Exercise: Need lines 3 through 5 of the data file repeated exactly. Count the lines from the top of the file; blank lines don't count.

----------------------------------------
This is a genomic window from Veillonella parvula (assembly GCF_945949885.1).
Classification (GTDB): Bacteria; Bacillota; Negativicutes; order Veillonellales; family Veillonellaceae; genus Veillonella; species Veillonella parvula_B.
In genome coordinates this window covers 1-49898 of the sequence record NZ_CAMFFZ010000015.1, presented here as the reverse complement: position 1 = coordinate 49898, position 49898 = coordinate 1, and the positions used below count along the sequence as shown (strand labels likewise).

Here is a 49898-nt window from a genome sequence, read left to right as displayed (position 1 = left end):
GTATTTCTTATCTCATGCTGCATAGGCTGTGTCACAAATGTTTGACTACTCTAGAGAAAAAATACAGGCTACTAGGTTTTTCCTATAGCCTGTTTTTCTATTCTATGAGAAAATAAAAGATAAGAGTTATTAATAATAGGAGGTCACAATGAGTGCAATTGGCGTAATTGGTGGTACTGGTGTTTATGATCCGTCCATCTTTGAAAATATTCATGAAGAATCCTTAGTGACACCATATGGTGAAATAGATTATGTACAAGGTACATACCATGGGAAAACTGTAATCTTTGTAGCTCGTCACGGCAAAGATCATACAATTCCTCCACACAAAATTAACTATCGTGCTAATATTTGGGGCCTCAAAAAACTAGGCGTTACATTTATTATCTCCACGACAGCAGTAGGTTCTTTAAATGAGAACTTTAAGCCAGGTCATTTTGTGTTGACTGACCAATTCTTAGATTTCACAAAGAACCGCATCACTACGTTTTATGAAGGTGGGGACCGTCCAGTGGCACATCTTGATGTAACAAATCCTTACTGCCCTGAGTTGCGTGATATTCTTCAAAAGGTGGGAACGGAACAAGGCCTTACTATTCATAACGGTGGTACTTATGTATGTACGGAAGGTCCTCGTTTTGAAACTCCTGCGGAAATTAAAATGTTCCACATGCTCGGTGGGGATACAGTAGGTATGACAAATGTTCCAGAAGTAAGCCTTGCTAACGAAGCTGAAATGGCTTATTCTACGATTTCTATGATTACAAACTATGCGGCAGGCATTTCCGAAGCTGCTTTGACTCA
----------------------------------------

In genome coordinates this window covers 1-49898 of the sequence record NZ_CAMFFZ010000015.1, presented here as the reverse complement: position 1 = coordinate 49898, position 49898 = coordinate 1, and the positions used below count along the sequence as shown (strand labels likewise).

Here is a 49898-nt window from a genome sequence, read left to right as displayed (position 1 = left end):
GTATTTCTTATCTCATGCTGCATAGGCTGTGTCACAAATGTTTGACTACTCTAGAGAAAAAATACAGGCTACTAGGTTTTTCCTATAGCCTGTTTTTCTATTCTATGAGAAAATAAAAGATAAGAGTTATTAATAATAGGAGGTCACAATGAGTGCAATTGGCGTAATTGGTGGTACTGGTGTTTATGATCCGTCCATCTTTGAAAATATTCATGAAGAATCCTTAGTGACACCATATGGTGAAATAGATTATGTACAAGGTACATACCATGGGAAAACTGTAATCTTTGTAGCTCGTCACGGCAAAGATCATACAATTCCTCCACACAAAATTAACTATCGTGCTAATATTTGGGGCCTCAAAAAACTAGGCGTTACATTTATTATCTCCACGACAGCAGTAGGTTCTTTAAATGAGAACTTTAAGCCAGGTCATTTTGTGTTGACTGACCAATTCTTAGATTTCACAAAGAACCGCATCACTACGTTTTATGAAGGTGGGGACCGTCCAGTGGCACATCTTGATGTAACAAATCCTTACTGCCCTGAGTTGCGTGATATTCTTCAAAAGGTGGGAACGGAACAAGGCCTTACTATTCATAACGGTGGTACTTATGTATGTACGGAAGGTCCTCGTTTTGAAACTCCTGCGGAAATTAAAATGTTCCACATGCTCGGTGGGGATACAGTAGGTATGACAAATGTTCCAGAAGTAAGCCTTGCTAACGAAGCTGAAATGGCTTATTCTACGATTTCTATGATTACAAACTATGCGGCAGGCATTTCCGAAGCTGCTTTGACTCA